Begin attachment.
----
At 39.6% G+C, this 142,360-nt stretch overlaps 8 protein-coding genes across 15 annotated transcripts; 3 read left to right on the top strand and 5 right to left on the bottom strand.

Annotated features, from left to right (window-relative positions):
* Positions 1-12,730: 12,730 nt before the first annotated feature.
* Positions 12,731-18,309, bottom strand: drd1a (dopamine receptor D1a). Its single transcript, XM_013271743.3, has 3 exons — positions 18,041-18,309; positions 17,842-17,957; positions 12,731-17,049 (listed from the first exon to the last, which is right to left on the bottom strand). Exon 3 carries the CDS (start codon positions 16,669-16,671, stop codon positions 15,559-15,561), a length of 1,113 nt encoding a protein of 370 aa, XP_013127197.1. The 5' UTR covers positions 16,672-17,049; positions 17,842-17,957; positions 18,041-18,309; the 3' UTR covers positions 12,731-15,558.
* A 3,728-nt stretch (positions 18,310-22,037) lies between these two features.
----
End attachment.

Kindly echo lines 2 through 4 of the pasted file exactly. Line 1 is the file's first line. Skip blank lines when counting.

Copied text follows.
Annotated features, from left to right (window-relative positions):
* Positions 1-12,730: 12,730 nt before the first annotated feature.
* Positions 12,731-18,309, bottom strand: drd1a (dopamine receptor D1a). Its single transcript, XM_013271743.3, has 3 exons — positions 18,041-18,309; positions 17,842-17,957; positions 12,731-17,049 (listed from the first exon to the last, which is right to left on the bottom strand). Exon 3 carries the CDS (start codon positions 16,669-16,671, stop codon positions 15,559-15,561), a length of 1,113 nt encoding a protein of 370 aa, XP_013127197.1. The 5' UTR covers positions 16,672-17,049; positions 17,842-17,957; positions 18,041-18,309; the 3' UTR covers positions 12,731-15,558.